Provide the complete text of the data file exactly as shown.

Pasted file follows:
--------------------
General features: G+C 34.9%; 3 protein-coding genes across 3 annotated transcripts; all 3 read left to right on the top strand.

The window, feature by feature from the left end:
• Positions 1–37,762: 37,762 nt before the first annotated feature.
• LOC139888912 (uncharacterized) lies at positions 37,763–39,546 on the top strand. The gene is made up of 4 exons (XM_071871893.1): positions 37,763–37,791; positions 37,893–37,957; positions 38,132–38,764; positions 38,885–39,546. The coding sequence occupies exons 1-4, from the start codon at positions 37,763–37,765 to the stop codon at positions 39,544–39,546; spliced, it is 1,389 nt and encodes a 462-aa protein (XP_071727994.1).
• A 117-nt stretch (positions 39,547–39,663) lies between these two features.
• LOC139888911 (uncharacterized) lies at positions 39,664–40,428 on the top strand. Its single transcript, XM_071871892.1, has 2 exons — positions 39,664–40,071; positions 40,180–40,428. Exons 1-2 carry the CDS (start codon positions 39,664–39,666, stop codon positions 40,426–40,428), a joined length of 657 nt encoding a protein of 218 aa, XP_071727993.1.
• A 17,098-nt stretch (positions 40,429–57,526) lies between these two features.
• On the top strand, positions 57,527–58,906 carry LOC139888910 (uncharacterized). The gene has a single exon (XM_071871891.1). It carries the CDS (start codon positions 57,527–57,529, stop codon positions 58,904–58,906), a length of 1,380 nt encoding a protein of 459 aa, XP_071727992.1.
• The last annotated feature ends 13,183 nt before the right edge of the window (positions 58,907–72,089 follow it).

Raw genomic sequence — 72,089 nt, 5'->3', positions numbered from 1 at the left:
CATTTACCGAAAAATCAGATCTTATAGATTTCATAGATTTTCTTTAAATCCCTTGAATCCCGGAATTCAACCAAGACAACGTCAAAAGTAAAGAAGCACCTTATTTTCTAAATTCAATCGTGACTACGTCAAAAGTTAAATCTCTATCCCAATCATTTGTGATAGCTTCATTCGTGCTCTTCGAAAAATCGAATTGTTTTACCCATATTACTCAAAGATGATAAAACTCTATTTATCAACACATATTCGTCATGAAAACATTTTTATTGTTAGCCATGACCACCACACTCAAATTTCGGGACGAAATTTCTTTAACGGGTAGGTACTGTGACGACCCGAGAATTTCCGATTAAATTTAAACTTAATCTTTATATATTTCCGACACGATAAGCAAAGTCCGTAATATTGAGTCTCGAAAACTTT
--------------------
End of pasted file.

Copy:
General features: G+C 34.9%; 3 protein-coding genes across 3 annotated transcripts; all 3 read left to right on the top strand.

The window, feature by feature from the left end:
• Positions 1–37,762: 37,762 nt before the first annotated feature.
• LOC139888912 (uncharacterized) lies at positions 37,763–39,546 on the top strand. The gene is made up of 4 exons (XM_071871893.1): positions 37,763–37,791; positions 37,893–37,957; positions 38,132–38,764; positions 38,885–39,546. The coding sequence occupies exons 1-4, from the start codon at positions 37,763–37,765 to the stop codon at positions 39,544–39,546; spliced, it is 1,389 nt and encodes a 462-aa protein (XP_071727994.1).
• A 117-nt stretch (positions 39,547–39,663) lies between these two features.
• LOC139888911 (uncharacterized) lies at positions 39,664–40,428 on the top strand. Its single transcript, XM_071871892.1, has 2 exons — positions 39,664–40,071; positions 40,180–40,428. Exons 1-2 carry the CDS (start codon positions 39,664–39,666, stop codon positions 40,426–40,428), a joined length of 657 nt encoding a protein of 218 aa, XP_071727993.1.
• A 17,098-nt stretch (positions 40,429–57,526) lies between these two features.
• On the top strand, positions 57,527–58,906 carry LOC139888910 (uncharacterized). The gene has a single exon (XM_071871891.1). It carries the CDS (start codon positions 57,527–57,529, stop codon positions 58,904–58,906), a length of 1,380 nt encoding a protein of 459 aa, XP_071727992.1.
• The last annotated feature ends 13,183 nt before the right edge of the window (positions 58,907–72,089 follow it).

Raw genomic sequence — 72,089 nt, 5'->3', positions numbered from 1 at the left:
CATTTACCGAAAAATCAGATCTTATAGATTTCATAGATTTTCTTTAAATCCCTTGAATCCCGGAATTCAACCAAGACAACGTCAAAAGTAAAGAAGCACCTTATTTTCTAAATTCAATCGTGACTACGTCAAAAGTTAAATCTCTATCCCAATCATTTGTGATAGCTTCATTCGTGCTCTTCGAAAAATCGAATTGTTTTACCCATATTACTCAAAGATGATAAAACTCTATTTATCAACACATATTCGTCATGAAAACATTTTTATTGTTAGCCATGACCACCACACTCAAATTTCGGGACGAAATTTCTTTAACGGGTAGGTACTGTGACGACCCGAGAATTTCCGATTAAATTTAAACTTAATCTTTATATATTTCCGACACGATAAGCAAAGTCCGTAATATTGAGTCTCGAAAACTTT